Caribbean Royal Ladies in the News

We have a few Caribbean-born girls living in royal circles, and two of them were in the news in the past week, so here’s an update.

Michaëlle Jean, the Haiti-born Governor General of Canada (or Canada’s Vicereine, as she should be styled, since she stands for the Queen in this outpost of her Commonwealth) was at hand earlier this week to welcome British Queen Elizabeth II on her state visit to Canada. Jean, Canada’s 27th Governor General since it joined the Commonwealth, looked very regal herself in the press photographs of the event. Check out the royally de rigueur hat.

The second of our royals in the news was Grand Duchess María Teresa of Luxembourg, wife of the reigning Grand Duke and mother to the heir to the throne.  She was born María Teresa Mestre y Batista-Falla in Havana, Cuba, and met her very grand royal husband when they were both students at the University of Geneva. They married in 1981. Check out the absolutely obscene sparkler on her head in this photo taken last week when the couple attended the wedding of Crown Princess Victoria of Sweden. The thing, which can probably feed the population of Port-au-Prince for the next five years, is the Luxembourg Empire Tiara. I bet she’s not bringing that with her on her next visit home to Havana.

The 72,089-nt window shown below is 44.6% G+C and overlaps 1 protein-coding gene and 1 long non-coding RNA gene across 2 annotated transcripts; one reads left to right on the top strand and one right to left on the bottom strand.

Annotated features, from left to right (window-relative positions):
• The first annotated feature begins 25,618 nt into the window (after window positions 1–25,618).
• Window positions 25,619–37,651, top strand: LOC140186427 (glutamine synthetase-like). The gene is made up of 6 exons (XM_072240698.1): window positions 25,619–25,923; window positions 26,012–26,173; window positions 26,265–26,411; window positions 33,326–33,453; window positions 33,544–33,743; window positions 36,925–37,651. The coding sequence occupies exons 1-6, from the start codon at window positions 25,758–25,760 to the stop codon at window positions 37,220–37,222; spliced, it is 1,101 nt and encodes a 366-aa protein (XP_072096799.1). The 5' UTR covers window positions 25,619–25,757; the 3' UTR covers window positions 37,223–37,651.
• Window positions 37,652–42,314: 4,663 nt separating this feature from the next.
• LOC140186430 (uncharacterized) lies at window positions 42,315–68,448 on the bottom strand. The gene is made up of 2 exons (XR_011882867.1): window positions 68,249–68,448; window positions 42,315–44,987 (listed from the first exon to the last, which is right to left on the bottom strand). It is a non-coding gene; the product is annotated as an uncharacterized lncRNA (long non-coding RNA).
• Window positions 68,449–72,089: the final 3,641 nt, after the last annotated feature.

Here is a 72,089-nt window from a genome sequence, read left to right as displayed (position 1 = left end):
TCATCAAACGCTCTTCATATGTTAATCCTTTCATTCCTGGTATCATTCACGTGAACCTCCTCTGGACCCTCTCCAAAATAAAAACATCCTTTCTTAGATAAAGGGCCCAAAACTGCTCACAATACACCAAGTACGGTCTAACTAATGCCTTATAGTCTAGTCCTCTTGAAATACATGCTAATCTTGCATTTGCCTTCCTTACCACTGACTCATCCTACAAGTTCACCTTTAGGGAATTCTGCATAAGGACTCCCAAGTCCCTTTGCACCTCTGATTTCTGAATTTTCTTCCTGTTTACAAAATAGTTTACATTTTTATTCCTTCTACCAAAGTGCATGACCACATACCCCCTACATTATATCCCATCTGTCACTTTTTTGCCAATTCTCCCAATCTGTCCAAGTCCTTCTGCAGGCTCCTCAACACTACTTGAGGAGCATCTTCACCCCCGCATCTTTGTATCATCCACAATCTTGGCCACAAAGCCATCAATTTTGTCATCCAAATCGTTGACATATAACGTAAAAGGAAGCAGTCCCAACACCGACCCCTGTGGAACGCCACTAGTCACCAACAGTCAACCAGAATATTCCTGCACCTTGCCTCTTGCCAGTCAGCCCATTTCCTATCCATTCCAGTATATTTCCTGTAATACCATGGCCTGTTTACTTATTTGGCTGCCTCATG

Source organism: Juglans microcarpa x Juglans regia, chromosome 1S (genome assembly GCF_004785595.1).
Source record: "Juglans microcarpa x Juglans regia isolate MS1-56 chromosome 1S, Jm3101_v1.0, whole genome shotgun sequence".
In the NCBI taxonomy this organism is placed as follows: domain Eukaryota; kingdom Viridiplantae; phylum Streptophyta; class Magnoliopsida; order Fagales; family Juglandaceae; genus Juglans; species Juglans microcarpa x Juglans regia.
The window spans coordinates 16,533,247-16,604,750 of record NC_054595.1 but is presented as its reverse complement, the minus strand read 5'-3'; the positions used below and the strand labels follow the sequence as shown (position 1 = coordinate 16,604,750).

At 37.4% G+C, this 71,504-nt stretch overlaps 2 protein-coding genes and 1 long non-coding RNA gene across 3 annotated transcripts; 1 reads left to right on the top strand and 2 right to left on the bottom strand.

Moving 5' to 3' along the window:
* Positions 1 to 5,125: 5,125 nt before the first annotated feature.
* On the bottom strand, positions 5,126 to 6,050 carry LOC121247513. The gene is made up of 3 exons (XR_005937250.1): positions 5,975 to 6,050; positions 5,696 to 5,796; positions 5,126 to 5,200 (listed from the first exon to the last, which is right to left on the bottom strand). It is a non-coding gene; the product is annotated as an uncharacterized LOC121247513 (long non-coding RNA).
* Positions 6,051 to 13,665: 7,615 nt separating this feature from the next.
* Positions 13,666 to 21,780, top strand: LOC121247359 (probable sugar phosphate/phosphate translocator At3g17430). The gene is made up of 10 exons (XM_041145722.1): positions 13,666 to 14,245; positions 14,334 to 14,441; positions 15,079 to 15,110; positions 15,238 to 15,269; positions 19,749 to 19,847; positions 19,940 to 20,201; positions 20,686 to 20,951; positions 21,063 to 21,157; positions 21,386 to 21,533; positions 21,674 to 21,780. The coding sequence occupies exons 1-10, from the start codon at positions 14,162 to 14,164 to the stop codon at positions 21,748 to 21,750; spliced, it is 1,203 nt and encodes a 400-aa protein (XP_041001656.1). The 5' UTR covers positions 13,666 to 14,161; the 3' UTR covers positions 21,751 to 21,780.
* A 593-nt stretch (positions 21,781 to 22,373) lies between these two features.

In case you want to be updated on all Caribbean royals (there are only three), the one not to have made any news this week was Her Serene Highness Princess Angela of Liechtenstein, the Panama-born wife of Prince Maximilian of Liechtenstein, second son of the reigning Prince of Liechtenstein and brother to the heir to the throne.

Princess Angela, born in Bocas del Toro, Panama, is the only black woman in a reigning European royal family. She’s a fashion designer and makes few waves—and although a possessor of tiaras (as you can see on her wedding photo), she is seldom seen wearing any obscenities on her head.

OMG, the more I look at that crown thing, the more I think it belongs either in a museum or sold so it can do some people some good. And let’s not talk about the necklace. Nothing like that has ever been seen in the Malecon.

Leave a Reply

Fill in your details below or click an icon to log in:

WordPress.com Logo

You are commenting using your WordPress.com account. Log Out /  Change )

Google+ photo

You are commenting using your Google+ account. Log Out /  Change )

Twitter picture

You are commenting using your Twitter account. Log Out /  Change )

Facebook photo

You are commenting using your Facebook account. Log Out /  Change )

Connecting to %s